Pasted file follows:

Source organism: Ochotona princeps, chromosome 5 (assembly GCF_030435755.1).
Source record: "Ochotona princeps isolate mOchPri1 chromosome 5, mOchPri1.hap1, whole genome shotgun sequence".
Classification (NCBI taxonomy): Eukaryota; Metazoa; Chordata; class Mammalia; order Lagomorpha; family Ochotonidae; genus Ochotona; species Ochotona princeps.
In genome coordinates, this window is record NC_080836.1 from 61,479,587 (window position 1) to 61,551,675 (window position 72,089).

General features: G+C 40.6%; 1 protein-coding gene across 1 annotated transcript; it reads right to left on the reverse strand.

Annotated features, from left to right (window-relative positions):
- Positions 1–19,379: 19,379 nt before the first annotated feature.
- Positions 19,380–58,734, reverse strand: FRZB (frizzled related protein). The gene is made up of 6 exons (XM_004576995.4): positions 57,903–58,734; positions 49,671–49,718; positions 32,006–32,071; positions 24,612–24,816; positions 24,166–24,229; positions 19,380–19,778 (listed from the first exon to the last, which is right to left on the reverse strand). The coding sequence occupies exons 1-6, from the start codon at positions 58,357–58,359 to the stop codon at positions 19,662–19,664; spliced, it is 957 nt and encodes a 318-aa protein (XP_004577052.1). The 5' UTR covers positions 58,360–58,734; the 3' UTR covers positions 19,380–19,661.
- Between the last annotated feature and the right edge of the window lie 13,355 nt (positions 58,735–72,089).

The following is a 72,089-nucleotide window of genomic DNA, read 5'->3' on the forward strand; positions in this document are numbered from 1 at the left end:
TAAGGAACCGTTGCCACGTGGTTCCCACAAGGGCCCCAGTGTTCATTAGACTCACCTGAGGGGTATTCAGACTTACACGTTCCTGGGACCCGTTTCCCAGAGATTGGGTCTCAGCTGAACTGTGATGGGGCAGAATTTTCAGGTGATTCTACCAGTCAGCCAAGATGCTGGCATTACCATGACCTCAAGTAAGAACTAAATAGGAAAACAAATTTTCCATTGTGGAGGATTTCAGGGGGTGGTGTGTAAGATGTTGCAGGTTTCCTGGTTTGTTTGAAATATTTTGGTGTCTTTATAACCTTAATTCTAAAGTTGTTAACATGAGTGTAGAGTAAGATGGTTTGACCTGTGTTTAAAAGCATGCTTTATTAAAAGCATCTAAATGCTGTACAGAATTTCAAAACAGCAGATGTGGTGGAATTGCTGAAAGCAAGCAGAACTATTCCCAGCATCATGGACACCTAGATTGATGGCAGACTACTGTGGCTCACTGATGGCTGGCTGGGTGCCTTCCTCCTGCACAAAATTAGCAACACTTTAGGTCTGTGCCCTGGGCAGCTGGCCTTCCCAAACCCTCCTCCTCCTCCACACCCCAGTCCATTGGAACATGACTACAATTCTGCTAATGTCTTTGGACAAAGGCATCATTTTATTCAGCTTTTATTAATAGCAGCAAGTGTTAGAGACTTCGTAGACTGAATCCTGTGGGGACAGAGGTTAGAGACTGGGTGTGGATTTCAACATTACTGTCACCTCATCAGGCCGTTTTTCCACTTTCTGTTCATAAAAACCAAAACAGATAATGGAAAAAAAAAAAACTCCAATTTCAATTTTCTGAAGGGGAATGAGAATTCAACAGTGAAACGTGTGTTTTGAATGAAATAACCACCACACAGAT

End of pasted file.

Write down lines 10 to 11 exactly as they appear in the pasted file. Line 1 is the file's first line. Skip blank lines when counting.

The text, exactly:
The following is a 72,089-nucleotide window of genomic DNA, read 5'->3' on the forward strand; positions in this document are numbered from 1 at the left end:
TAAGGAACCGTTGCCACGTGGTTCCCACAAGGGCCCCAGTGTTCATTAGACTCACCTGAGGGGTATTCAGACTTACACGTTCCTGGGACCCGTTTCCCAGAGATTGGGTCTCAGCTGAACTGTGATGGGGCAGAATTTTCAGGTGATTCTACCAGTCAGCCAAGATGCTGGCATTACCATGACCTCAAGTAAGAACTAAATAGGAAAACAAATTTTCCATTGTGGAGGATTTCAGGGGGTGGTGTGTAAGATGTTGCAGGTTTCCTGGTTTGTTTGAAATATTTTGGTGTCTTTATAACCTTAATTCTAAAGTTGTTAACATGAGTGTAGAGTAAGATGGTTTGACCTGTGTTTAAAAGCATGCTTTATTAAAAGCATCTAAATGCTGTACAGAATTTCAAAACAGCAGATGTGGTGGAATTGCTGAAAGCAAGCAGAACTATTCCCAGCATCATGGACACCTAGATTGATGGCAGACTACTGTGGCTCACTGATGGCTGGCTGGGTGCCTTCCTCCTGCACAAAATTAGCAACACTTTAGGTCTGTGCCCTGGGCAGCTGGCCTTCCCAAACCCTCCTCCTCCTCCACACCCCAGTCCATTGGAACATGACTACAATTCTGCTAATGTCTTTGGACAAAGGCATCATTTTATTCAGCTTTTATTAATAGCAGCAAGTGTTAGAGACTTCGTAGACTGAATCCTGTGGGGACAGAGGTTAGAGACTGGGTGTGGATTTCAACATTACTGTCACCTCATCAGGCCGTTTTTCCACTTTCTGTTCATAAAAACCAAAACAGATAATGGAAAAAAAAAAAACTCCAATTTCAATTTTCTGAAGGGGAATGAGAATTCAACAGTGAAACGTGTGTTTTGAATGAAATAACCACCACACAGAT